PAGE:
On Wednesday's NBC Nightly News, anchor Brian Williams proclaimed that Florida Senator Marco Rubio taking a sip of water during his response to the State of the Union was "the televised moment from last night that just might live on forever." [Listen to the audio or watch the video after the jump]
Williams expounded: "Well, it's one of the cruelest aspects of politics in the television age. No matter how well-crafted the content, no matter how thoughtful a person you are, it's the television moments, the superficial, purely visual moments that are often remembered forever instead. And that will certainly be the case with Florida Senator Marco Rubio's GOP response last night."
Kirsten Powers is definitely liberal, but not blind.
Here's her take on President Obama's State of the Union speech last night as expressed in her Wednesday USA Today column, with an added bonus of a delicious potshot at the sycophantic press: "It was so hackish, so devoid of any theme or purpose, that it makes one wonder whether part of Obama just wants to see how bad he can be before his cultists in the news media can see it." Obviously, from reaction seen at various NewsBusters posts today (here, here, here, and here), the cultists are still mesmerized. More from Powers's good by hardly error-free column is after the jump (bolds are mine):
What world does Chris Matthews live in? The MSNBC anchor on Wednesday saw nothing liberal in Barack Obama's State of the Union. Talking to Chuck Todd, the Hardball anchor puzzled, "There's nothing lefty in here. What's the left-wing part? Objectively, was there a left wing piece to this speech last night? I mean, truly left? I didn't see it." [See video below. MP3 audio here.]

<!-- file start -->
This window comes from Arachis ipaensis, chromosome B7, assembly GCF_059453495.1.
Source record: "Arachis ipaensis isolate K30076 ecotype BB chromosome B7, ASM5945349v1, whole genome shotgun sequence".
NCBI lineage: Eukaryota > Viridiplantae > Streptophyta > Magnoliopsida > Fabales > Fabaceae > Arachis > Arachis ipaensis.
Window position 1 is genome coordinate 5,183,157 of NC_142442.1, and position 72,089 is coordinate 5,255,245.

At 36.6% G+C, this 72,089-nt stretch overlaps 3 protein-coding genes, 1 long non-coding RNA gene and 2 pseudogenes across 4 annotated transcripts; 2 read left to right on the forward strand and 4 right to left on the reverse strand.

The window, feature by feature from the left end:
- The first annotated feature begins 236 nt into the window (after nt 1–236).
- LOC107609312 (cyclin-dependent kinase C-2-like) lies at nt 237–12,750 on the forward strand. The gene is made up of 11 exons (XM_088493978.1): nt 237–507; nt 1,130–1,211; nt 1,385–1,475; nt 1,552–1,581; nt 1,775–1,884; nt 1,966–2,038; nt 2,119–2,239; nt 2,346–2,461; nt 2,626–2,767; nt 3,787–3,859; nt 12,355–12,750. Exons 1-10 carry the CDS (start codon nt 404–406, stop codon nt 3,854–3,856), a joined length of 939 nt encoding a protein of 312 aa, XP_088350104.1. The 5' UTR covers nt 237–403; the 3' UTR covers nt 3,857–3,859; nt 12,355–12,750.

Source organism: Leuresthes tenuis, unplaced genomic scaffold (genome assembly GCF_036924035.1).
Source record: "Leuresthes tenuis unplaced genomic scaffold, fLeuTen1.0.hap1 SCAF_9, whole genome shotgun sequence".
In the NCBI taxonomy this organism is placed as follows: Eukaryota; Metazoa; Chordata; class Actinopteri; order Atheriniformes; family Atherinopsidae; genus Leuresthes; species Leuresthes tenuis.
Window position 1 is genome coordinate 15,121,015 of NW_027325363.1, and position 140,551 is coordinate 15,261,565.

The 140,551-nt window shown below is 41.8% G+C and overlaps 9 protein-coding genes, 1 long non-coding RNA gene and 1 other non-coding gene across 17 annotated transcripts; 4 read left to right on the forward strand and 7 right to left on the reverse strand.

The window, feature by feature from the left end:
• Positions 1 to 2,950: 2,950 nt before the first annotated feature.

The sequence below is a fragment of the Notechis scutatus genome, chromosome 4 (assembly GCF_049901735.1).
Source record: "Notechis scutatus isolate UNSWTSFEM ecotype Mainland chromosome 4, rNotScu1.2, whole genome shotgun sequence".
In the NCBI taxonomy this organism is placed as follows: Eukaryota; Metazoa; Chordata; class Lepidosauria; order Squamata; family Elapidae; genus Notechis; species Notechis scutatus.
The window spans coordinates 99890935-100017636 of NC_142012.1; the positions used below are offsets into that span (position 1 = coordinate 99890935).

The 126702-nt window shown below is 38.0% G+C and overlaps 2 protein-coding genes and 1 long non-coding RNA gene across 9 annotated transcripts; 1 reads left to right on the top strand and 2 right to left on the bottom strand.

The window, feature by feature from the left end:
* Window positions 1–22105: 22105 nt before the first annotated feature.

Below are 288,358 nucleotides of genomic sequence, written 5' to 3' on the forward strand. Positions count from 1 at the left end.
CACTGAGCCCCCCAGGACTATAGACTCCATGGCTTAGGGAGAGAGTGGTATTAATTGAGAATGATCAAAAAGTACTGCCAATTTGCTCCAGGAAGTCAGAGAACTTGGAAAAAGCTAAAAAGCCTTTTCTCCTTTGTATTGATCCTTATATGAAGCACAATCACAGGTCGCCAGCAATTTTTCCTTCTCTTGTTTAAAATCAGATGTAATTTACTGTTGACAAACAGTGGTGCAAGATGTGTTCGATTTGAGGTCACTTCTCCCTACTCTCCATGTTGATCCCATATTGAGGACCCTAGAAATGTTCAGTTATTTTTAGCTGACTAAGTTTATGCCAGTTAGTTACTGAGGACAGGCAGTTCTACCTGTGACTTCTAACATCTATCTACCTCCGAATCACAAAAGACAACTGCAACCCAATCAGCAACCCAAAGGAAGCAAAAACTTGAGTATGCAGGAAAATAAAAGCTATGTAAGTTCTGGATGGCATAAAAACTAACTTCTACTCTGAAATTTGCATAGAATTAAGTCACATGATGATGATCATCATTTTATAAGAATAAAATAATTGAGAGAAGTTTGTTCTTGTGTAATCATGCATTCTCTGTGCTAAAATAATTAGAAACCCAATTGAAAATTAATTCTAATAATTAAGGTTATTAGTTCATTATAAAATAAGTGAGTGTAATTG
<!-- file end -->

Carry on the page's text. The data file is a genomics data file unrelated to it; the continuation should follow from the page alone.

This was the same speech in which Obama lobbied for gun control, higher taxes, increasing the minimum wage and left-wing immigration reform. According to Matthews, "these weren't Hail Mary passes." The anchor described this as "I mean, basically, he was moving the ball maybe one foot to the left of the midfield."
On Wednesday's CBS This Morning, Norah O'Donnell and Charlie Rose lived up to their reputation for hammering Republican/conservative guests, as they interviewed Republican Senator Marco Rubio. Rose mouthed a line from President Obama's Tuesday State of the Union address, where the chief executive invoked the families of gun violence victims to push for stricter gun control: "Do you agree with the President that those people deserve a vote?"
Later in the segment, O'Donnell strongly hinted that the Florida politician, and Republicans in general, were extremists [audio available here; video below the jump]:
In the first part of an interview aired on Wednesday's NBC Today, co-host Matt Lauer interrogated House Speaker John Boehner over saying President Obama lacked the courage to stand up to his Democratic base: "And by calling the President of the United States out in such harsh terms today, on the day of the State of the Union address....I think a lot of people are going to say, 'Here we go. Same old division. Same old animosity.' Don't they have a right to say that?" [Listen to the audio or watch the video after the jump]
Boehner began to reply: "No. Listen, the President and I get along fine...We have a very good relationship." Lauer interrupted: "So this all politics, these questions you raise today?" Boehner continued: "...the American people on election day gave us a mandate, a Republican congress and a Democratic president, and the mandate was to find a way to work together, find common ground."